Wednesday, December 26, 2007

Blame and Collapse

Posted by A. at 7:49 PM
Free will is a funny thing. It's the one thing, above all else, that people want to have both ways. We want it to justify our choices when we do something right, and then we want it to go away when we screw up and need to blame something else. Jared Diamond pisses off a lot of folks for seemingly doing the exact opposite of this, and puncturing both myths. First, in Guns Germs, and Steel he shows in detail why most of the progress and material gain of Western societies, at the expense of indigenous peoples, had very little to do with ingenuity and very much to do with environment and geography. It wasn't the superiority of its genes, its culture, or its institutions. Then in Collapse, he showed how societies can't simply shift the blame when they make key mistakes. If Guns, Germs and Steel was an "antidote to racism", then Collapse was an antidote to blind determinism. So it's no surprise to find Diamond a subject of controversy in tuesday's New York Times, in an article describing a conference just held by the Amerind Foundation, entitled "Choices and Fates of Human Societies".

The conference was apparently organized around the premise that Diamond "washed over the details that make cultures unique to assemble a grand unified theory of history." And that the message of Diamond's work is that "the haves prosper because of happenstance beyond their control, while the have-nots are responsible for their own demise."

Whuh? Considering the kind of flack Diamond has taken over the years, calling him a colonialism apologist is a little like calling Milton Friedman a communist. In fact, the entire impetus for Collapse seems to have been to show how people in the developed world (such as present day Montana) are right now 'responsible for their own demise', and may perhaps take most of the planet with them. The entire argument was that the modern day developed world is no different than any societies that have come and gone before. We're not special, we're not any more favored to survive despite doing everything that caused earlier civilizations to fail. (In fact, the "haves" of today have even less of an excuse since we have the entire tapestry of history as our guide.) While some societies might start off with more material wealth than others (whether it be because of the access to domesticatable crops and livestock or living in latitudes that are best for growing.), ultimately all are equally subject to the same laws of ecology, economics, and thermodynamics. There is no magic wand. If you make decisions that don't take these laws into account, you will probably not be around long to complain about it.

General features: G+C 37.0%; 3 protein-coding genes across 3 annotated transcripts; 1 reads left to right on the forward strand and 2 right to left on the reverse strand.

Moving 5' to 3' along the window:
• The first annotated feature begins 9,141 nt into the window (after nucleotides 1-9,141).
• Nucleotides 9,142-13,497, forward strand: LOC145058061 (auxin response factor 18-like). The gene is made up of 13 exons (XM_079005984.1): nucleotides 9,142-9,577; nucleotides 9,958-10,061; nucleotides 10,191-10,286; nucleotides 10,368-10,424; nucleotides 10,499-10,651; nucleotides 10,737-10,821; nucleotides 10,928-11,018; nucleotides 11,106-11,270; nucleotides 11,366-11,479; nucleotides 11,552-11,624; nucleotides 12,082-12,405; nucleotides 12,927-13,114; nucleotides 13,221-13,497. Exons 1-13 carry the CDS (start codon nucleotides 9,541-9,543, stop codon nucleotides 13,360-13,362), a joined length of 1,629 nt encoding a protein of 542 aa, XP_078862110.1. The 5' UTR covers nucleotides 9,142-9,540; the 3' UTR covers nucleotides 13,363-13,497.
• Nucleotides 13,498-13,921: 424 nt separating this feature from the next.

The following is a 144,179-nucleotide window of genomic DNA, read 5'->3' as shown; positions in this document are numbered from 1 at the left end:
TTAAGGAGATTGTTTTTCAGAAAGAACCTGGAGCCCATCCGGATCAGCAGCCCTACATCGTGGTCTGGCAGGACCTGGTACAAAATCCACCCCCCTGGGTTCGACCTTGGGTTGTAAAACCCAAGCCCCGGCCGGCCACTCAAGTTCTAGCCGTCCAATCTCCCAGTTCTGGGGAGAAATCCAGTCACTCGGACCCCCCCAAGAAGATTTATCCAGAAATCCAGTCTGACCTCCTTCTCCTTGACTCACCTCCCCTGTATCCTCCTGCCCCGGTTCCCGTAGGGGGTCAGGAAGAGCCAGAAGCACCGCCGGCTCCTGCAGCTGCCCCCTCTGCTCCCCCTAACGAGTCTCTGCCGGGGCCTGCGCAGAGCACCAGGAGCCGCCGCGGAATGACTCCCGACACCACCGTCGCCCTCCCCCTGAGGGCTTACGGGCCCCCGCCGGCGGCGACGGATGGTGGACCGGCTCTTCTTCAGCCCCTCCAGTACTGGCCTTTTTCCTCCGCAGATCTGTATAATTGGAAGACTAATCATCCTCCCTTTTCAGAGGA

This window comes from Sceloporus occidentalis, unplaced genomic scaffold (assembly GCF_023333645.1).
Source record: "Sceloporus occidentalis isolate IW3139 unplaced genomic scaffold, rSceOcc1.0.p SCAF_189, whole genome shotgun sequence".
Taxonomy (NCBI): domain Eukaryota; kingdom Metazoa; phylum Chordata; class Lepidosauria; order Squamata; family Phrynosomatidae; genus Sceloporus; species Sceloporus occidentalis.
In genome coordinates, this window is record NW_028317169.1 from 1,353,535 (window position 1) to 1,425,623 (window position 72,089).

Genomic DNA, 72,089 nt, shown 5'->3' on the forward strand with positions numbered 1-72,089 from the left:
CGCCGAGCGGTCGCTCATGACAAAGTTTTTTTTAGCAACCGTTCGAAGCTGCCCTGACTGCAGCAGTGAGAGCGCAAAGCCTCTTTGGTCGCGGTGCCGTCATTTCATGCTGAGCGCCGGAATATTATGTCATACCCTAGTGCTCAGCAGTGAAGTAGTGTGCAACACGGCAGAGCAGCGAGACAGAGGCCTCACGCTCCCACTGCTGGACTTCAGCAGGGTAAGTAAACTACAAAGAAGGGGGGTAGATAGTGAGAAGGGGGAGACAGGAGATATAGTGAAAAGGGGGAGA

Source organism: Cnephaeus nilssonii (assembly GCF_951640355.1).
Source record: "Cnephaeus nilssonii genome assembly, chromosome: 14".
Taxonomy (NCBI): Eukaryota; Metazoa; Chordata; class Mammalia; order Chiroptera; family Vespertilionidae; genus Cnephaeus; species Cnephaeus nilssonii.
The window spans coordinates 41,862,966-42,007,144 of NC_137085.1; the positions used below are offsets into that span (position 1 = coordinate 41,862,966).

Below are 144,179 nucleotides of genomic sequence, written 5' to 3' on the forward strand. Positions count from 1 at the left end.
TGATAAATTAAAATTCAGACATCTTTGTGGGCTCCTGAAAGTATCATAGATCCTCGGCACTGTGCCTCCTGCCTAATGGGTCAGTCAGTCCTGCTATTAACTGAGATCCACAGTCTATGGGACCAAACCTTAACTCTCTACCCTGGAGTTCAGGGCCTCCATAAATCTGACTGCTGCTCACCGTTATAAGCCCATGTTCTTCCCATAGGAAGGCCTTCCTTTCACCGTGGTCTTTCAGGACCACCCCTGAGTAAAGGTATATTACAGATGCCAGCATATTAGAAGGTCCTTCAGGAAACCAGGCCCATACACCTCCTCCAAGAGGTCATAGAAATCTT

Talk at the conference was of "instead of seeking overarching laws" to "'contextualize,' 'complexify,' 'relativize,' 'particularize' and even 'problematize,' a word that in their dialect was given an oddly positive spin". (It's too bad the post-modern essay generator disappeared. You could have a lot of fun with that.) Overall it struck the reporter as "less like a scientific meeting than a session of the Modern Language Association."

So, pretty sad. I think there's something to be said for Feynman's adage that reality must take precedence over public relations, for Nature cannot be fooled.


Anonymous JB Dryden said...

For once I agree with you. I think Diamond's books are extremely pertinent and very relevant in today's society and help to explain a lot of cultural differences. I think it's sad that there are people who look at what he's done as unfounded.

12/27/2007 06:15:00 AM  
Anonymous ssakamoto said...

This bothered me:

"One day Yali asked Dr. Diamond, “Why is it that you white people developed so much cargo and brought it to New Guinea, but we black people had little cargo of our own?”

Thus began Dr. Diamond’s tale about the combination of geographical factors that led to Europeans’ colonizing Papua New Guinea rather than Papua New Guineans’ colonizing Europe.

“We think he gets Yali’s question wrong,” Dr. Gewertz said. “Yali was not asking about nifty Western stuff.”

With more of the cargo their European visitors so clearly coveted, the islanders would have been able to trade with them as equals. Instead, they were subjugated.

What Yali was really asking, she suggested, was why Europeans had never treated them like fellow human beings. The responsibility and struggle of anthropology, Dr. Gewertz said, is to see the world through others’ eyes."

Regardless of the meaning of Yuri's question, the question that Diamond sets out to answer is "Why did the West have more stuff?" and that's what his book is about. It's such a bizarre attempt at obfuscation to claim the book's argument's are invalid because Yuri wanted to know why his people were being subjugated.

12/27/2007 09:23:00 AM  
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